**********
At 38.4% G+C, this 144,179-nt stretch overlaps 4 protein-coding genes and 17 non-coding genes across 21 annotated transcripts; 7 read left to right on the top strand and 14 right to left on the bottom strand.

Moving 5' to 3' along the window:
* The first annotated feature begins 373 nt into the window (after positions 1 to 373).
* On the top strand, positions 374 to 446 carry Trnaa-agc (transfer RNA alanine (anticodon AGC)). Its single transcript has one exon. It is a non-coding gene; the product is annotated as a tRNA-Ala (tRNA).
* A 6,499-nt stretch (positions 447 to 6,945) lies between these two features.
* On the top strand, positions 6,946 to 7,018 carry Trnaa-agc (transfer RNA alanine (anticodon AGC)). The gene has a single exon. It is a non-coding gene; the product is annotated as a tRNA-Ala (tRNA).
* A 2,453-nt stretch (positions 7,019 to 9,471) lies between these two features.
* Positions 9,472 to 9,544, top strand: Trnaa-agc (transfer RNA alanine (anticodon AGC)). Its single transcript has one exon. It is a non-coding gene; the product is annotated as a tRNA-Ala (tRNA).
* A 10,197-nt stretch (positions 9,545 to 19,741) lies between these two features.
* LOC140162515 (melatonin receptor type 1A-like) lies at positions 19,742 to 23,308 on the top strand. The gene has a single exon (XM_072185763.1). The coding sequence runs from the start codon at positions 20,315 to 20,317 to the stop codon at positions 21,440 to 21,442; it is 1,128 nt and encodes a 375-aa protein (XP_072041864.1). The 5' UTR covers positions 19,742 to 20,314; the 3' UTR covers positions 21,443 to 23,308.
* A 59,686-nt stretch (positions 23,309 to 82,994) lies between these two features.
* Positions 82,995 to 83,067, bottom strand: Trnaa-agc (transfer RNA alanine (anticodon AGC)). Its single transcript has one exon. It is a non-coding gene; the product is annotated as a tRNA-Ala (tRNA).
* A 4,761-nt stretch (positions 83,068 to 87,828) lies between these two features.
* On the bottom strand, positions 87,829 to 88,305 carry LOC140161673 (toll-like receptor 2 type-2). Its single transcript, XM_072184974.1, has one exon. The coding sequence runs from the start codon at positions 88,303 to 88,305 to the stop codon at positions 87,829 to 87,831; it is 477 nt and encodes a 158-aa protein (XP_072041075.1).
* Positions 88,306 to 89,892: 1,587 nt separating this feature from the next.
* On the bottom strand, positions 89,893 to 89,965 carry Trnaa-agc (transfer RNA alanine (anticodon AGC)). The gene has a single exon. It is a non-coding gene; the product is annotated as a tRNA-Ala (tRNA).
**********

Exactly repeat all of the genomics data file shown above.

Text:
At 38.4% G+C, this 144,179-nt stretch overlaps 4 protein-coding genes and 17 non-coding genes across 21 annotated transcripts; 7 read left to right on the top strand and 14 right to left on the bottom strand.

Moving 5' to 3' along the window:
* The first annotated feature begins 373 nt into the window (after positions 1 to 373).
* On the top strand, positions 374 to 446 carry Trnaa-agc (transfer RNA alanine (anticodon AGC)). Its single transcript has one exon. It is a non-coding gene; the product is annotated as a tRNA-Ala (tRNA).
* A 6,499-nt stretch (positions 447 to 6,945) lies between these two features.
* On the top strand, positions 6,946 to 7,018 carry Trnaa-agc (transfer RNA alanine (anticodon AGC)). The gene has a single exon. It is a non-coding gene; the product is annotated as a tRNA-Ala (tRNA).
* A 2,453-nt stretch (positions 7,019 to 9,471) lies between these two features.
* Positions 9,472 to 9,544, top strand: Trnaa-agc (transfer RNA alanine (anticodon AGC)). Its single transcript has one exon. It is a non-coding gene; the product is annotated as a tRNA-Ala (tRNA).
* A 10,197-nt stretch (positions 9,545 to 19,741) lies between these two features.
* LOC140162515 (melatonin receptor type 1A-like) lies at positions 19,742 to 23,308 on the top strand. The gene has a single exon (XM_072185763.1). The coding sequence runs from the start codon at positions 20,315 to 20,317 to the stop codon at positions 21,440 to 21,442; it is 1,128 nt and encodes a 375-aa protein (XP_072041864.1). The 5' UTR covers positions 19,742 to 20,314; the 3' UTR covers positions 21,443 to 23,308.
* A 59,686-nt stretch (positions 23,309 to 82,994) lies between these two features.
* Positions 82,995 to 83,067, bottom strand: Trnaa-agc (transfer RNA alanine (anticodon AGC)). Its single transcript has one exon. It is a non-coding gene; the product is annotated as a tRNA-Ala (tRNA).
* A 4,761-nt stretch (positions 83,068 to 87,828) lies between these two features.
* On the bottom strand, positions 87,829 to 88,305 carry LOC140161673 (toll-like receptor 2 type-2). Its single transcript, XM_072184974.1, has one exon. The coding sequence runs from the start codon at positions 88,303 to 88,305 to the stop codon at positions 87,829 to 87,831; it is 477 nt and encodes a 158-aa protein (XP_072041075.1).
* Positions 88,306 to 89,892: 1,587 nt separating this feature from the next.
* On the bottom strand, positions 89,893 to 89,965 carry Trnaa-agc (transfer RNA alanine (anticodon AGC)). The gene has a single exon. It is a non-coding gene; the product is annotated as a tRNA-Ala (tRNA).